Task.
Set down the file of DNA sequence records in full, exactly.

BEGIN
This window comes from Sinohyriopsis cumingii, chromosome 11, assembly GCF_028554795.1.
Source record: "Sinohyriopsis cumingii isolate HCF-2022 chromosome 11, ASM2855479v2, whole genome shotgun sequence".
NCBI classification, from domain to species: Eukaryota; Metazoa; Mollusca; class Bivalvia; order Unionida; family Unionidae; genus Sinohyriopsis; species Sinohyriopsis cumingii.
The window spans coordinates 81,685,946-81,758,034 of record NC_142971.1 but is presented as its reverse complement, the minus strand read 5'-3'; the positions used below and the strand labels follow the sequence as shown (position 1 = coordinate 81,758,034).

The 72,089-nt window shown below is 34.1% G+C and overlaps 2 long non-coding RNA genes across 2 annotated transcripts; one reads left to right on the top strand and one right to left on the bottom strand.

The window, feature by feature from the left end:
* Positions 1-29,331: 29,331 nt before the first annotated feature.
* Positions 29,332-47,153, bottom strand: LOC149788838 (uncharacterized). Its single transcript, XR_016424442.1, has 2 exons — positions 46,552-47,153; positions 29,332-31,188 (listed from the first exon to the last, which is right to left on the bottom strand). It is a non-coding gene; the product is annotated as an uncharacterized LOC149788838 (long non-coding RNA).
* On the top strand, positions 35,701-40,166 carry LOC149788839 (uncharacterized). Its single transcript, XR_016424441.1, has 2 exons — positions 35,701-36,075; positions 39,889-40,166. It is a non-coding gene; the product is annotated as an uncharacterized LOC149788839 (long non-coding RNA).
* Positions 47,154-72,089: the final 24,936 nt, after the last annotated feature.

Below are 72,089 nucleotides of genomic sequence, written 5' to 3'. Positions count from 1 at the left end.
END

This window comes from Sinohyriopsis cumingii, chromosome 11, assembly GCF_028554795.1.
Source record: "Sinohyriopsis cumingii isolate HCF-2022 chromosome 11, ASM2855479v2, whole genome shotgun sequence".
NCBI classification, from domain to species: Eukaryota; Metazoa; Mollusca; class Bivalvia; order Unionida; family Unionidae; genus Sinohyriopsis; species Sinohyriopsis cumingii.
The window spans coordinates 81,685,946-81,758,034 of record NC_142971.1 but is presented as its reverse complement, the minus strand read 5'-3'; the positions used below and the strand labels follow the sequence as shown (position 1 = coordinate 81,758,034).

The 72,089-nt window shown below is 34.1% G+C and overlaps 2 long non-coding RNA genes across 2 annotated transcripts; one reads left to right on the top strand and one right to left on the bottom strand.

The window, feature by feature from the left end:
* Positions 1-29,331: 29,331 nt before the first annotated feature.
* Positions 29,332-47,153, bottom strand: LOC149788838 (uncharacterized). Its single transcript, XR_016424442.1, has 2 exons — positions 46,552-47,153; positions 29,332-31,188 (listed from the first exon to the last, which is right to left on the bottom strand). It is a non-coding gene; the product is annotated as an uncharacterized LOC149788838 (long non-coding RNA).
* On the top strand, positions 35,701-40,166 carry LOC149788839 (uncharacterized). Its single transcript, XR_016424441.1, has 2 exons — positions 35,701-36,075; positions 39,889-40,166. It is a non-coding gene; the product is annotated as an uncharacterized LOC149788839 (long non-coding RNA).
* Positions 47,154-72,089: the final 24,936 nt, after the last annotated feature.

Below are 72,089 nucleotides of genomic sequence, written 5' to 3'. Positions count from 1 at the left end.